M1J-936: Now With More Zombies! (or: Why Steven is not an Archaeologist)

Originally Posted: Jun 14, 2007
Length/Rating: 1693 words, PG, Gen
Pairing/Warnings: None
Summary: The first time Steven met Matt. In the dark. With zombies. (AU: Imaginary Gate Team 5)

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There was just enough light to make out shadows in the darkness, but not enough to see, not really. Even though the rational part of his mind knew it was pointless Steven found himself staring at those blurs, trying to pull details from the darkness. Trying to force his mind to admit that the walls he felt closing in around them weren’t really moving. No, not ‘room’, his subconscious stubbornly insisted, ‘mausoleum’.



Earthen tunnel shorn up with brick and ancient timbers, walls lined with shelf after shelf of bones and leathery skin.

He was surrounded by a city’s worth of really old, really dead people, and that was Not Okay. It was Not Okay in a new and exciting definition of Not Okay. He was never volunteering for another ‘peaceful trading mission’ again. Ever. No matter how much Rodney mocked him for spending all his time in the lab analyzing samples other people had collected, or how fun Parish made being out in the field again sound. Never. Again.

Steven knew he was hyperventilating, but his heartbeat was loud, so loud, and if the Wraith didn’t hear him maybe the dead would.



He was surrounded by miles and miles of tunnels with nothing living in them and a fleet of space vampires tromping overhead. It was every nightmare he’d ever had as a kid all rolled up into one brain-shorting epic.

He could handle the dark and the tunnel, he was a geologist after all, and the threat of imminent death, because botany wasn’t a walk in the park either. But the undead? Not so much.

McCravey.” The lone marine who’d made it into the tunnels with him sounded more amused than annoyed. He should know the guy’s name, he really should, but everything’s focused on trying to see and all Steven can remember is this was one of the newer ones. He thinks. But the marine doesn’t seem phased by the dark or the dead or the Wraith, so maybe he isn’t so new. “Close your eyes.”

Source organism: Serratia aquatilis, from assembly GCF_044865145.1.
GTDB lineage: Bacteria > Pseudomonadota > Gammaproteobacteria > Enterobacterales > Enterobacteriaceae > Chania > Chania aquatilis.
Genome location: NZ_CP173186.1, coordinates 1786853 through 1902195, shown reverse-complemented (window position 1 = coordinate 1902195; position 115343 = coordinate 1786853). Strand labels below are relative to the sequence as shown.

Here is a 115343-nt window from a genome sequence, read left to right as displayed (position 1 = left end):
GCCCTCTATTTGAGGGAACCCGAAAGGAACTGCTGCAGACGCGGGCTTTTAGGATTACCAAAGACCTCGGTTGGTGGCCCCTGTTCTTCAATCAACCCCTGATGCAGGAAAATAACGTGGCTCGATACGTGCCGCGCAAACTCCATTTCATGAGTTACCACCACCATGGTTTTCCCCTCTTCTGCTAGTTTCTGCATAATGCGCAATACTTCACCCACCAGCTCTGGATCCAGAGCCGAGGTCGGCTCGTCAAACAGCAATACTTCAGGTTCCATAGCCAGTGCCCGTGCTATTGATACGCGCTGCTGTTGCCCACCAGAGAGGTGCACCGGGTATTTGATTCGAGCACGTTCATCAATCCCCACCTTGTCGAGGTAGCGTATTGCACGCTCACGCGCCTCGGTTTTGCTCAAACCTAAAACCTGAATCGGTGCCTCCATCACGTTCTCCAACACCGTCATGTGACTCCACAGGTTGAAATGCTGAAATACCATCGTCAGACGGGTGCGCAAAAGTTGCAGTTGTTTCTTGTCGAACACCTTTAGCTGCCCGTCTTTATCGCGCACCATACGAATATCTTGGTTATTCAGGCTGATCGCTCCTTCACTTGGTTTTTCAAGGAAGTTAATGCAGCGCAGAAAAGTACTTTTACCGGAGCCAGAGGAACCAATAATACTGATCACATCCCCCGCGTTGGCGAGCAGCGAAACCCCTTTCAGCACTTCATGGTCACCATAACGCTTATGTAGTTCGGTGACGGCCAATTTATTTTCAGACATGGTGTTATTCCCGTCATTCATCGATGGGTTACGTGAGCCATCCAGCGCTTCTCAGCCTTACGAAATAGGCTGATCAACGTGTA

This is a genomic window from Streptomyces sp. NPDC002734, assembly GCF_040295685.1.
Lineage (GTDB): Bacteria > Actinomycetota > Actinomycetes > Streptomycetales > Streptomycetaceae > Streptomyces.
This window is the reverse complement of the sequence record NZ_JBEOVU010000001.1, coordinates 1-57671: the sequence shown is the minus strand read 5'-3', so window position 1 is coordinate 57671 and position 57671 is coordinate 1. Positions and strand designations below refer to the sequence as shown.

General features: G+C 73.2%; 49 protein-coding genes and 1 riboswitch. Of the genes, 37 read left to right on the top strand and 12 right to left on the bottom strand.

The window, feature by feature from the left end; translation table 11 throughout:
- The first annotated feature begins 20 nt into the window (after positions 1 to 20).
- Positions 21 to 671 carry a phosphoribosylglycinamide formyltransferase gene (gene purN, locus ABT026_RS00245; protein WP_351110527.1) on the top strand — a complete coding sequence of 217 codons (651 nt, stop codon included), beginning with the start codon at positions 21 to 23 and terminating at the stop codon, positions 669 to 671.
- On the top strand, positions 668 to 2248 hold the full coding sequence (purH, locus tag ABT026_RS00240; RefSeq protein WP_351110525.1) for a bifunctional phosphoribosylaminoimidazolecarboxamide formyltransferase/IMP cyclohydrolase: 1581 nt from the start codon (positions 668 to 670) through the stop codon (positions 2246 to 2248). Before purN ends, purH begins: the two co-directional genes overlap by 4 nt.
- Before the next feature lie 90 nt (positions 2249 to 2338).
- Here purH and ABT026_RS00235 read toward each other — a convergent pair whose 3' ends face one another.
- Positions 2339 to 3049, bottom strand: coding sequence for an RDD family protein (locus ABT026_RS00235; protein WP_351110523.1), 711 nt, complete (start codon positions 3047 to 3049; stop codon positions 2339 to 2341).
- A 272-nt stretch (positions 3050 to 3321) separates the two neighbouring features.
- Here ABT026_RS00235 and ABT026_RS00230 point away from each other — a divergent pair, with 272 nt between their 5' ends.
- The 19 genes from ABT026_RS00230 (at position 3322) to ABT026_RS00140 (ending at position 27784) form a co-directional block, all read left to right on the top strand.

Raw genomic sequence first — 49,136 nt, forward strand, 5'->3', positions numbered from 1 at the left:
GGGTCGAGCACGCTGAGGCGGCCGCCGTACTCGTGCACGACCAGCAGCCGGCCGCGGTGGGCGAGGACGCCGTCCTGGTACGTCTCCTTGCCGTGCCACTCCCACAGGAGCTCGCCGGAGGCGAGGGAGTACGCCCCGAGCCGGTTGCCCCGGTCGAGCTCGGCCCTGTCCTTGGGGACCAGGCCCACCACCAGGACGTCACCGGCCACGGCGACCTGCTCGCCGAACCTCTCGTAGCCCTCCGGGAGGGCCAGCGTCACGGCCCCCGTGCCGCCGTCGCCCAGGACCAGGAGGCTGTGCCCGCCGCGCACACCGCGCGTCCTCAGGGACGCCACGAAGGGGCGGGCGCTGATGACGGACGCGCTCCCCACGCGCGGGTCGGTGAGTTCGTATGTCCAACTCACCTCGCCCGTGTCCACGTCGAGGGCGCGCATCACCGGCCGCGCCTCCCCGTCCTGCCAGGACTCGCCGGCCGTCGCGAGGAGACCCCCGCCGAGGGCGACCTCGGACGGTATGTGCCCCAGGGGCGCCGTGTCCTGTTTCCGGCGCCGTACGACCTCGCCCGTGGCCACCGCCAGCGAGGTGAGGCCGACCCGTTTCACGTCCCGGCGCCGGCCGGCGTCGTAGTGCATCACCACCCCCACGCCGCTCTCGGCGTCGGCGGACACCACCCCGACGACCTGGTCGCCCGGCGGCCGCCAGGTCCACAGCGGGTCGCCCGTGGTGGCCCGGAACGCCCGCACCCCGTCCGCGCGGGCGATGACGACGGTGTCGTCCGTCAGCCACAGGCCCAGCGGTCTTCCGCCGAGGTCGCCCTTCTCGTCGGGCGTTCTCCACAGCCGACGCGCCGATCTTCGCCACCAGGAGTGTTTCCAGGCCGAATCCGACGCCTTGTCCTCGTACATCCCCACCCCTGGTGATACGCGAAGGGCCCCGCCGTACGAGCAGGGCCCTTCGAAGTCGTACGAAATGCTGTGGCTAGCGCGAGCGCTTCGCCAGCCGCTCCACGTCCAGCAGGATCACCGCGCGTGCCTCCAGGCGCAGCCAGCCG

Three words and suddenly the room was a lot smaller.

“What?” Steven was proud he only sounded partially like a dying duck, because as if things weren’t bad enough, now the marine was going crazy on him.

There was an amused snort from the marine and Steven could see his outline shift slightly, leaning back against one of the walls, gun hanging by his side and arms crossed. Leaning back against shelves full of dead people. Steven chalked up another point in his favor for not collapsing into hysterical gibbering as the fact the Marine was in direct contact with mummified corpses percolated through his brain.

“Close your eyes. Seriously, it’ll help.”

“How can it help.” He whispered back, furious that the marine was a) using the dead as a backrest and b) talking loud enough that the Wraith might hear them. Although b might not be that important because there was a lot of earth between them and the surface. Actually, quite a lot of earth if you took the collapsed entrance into account, but there had to be other ways into the tunnels. Because if the Wraith had a way in, then they had a way out, and if the Wraith didn’t have a way in–